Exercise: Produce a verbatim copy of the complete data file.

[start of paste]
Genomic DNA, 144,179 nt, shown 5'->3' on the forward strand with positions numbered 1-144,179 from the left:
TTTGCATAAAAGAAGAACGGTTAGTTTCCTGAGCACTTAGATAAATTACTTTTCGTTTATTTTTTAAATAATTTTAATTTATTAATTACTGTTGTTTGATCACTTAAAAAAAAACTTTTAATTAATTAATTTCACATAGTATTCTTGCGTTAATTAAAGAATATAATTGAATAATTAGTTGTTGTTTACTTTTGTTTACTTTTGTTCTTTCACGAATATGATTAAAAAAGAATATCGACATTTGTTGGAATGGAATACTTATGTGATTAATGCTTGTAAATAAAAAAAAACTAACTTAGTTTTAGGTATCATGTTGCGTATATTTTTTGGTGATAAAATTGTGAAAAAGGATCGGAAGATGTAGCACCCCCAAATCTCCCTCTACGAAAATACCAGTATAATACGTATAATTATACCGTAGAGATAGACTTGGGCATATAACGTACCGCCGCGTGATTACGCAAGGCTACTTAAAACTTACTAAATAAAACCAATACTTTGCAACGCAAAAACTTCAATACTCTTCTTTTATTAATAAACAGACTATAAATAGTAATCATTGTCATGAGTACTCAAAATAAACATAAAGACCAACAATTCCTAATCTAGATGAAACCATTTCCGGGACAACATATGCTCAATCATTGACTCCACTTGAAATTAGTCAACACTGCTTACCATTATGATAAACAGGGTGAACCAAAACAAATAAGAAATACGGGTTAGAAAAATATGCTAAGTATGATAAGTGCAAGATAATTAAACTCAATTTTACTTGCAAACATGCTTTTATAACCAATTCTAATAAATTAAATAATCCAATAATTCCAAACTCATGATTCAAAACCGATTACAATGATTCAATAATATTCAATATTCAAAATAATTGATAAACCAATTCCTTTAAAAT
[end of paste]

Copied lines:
Genomic DNA, 144,179 nt, shown 5'->3' on the forward strand with positions numbered 1-144,179 from the left:
TTTGCATAAAAGAAGAACGGTTAGTTTCCTGAGCACTTAGATAAATTACTTTTCGTTTATTTTTTAAATAATTTTAATTTATTAATTACTGTTGTTTGATCACTTAAAAAAAAACTTTTAATTAATTAATTTCACATAGTATTCTTGCGTTAATTAAAGAATATAATTGAATAATTAGTTGTTGTTTACTTTTGTTTACTTTTGTTCTTTCACGAATATGATTAAAAAAGAATATCGACATTTGTTGGAATGGAATACTTATGTGATTAATGCTTGTAAATAAAAAAAAACTAACTTAGTTTTAGGTATCATGTTGCGTATATTTTTTGGTGATAAAATTGTGAAAAAGGATCGGAAGATGTAGCACCCCCAAATCTCCCTCTACGAAAATACCAGTATAATACGTATAATTATACCGTAGAGATAGACTTGGGCATATAACGTACCGCCGCGTGATTACGCAAGGCTACTTAAAACTTACTAAATAAAACCAATACTTTGCAACGCAAAAACTTCAATACTCTTCTTTTATTAATAAACAGACTATAAATAGTAATCATTGTCATGAGTACTCAAAATAAACATAAAGACCAACAATTCCTAATCTAGATGAAACCATTTCCGGGACAACATATGCTCAATCATTGACTCCACTTGAAATTAGTCAACACTGCTTACCATTATGATAAACAGGGTGAACCAAAACAAATAAGAAATACGGGTTAGAAAAATATGCTAAGTATGATAAGTGCAAGATAATTAAACTCAATTTTACTTGCAAACATGCTTTTATAACCAATTCTAATAAATTAAATAATCCAATAATTCCAAACTCATGATTCAAAACCGATTACAATGATTCAATAATATTCAATATTCAAAATAATTGATAAACCAATTCCTTTAAAAT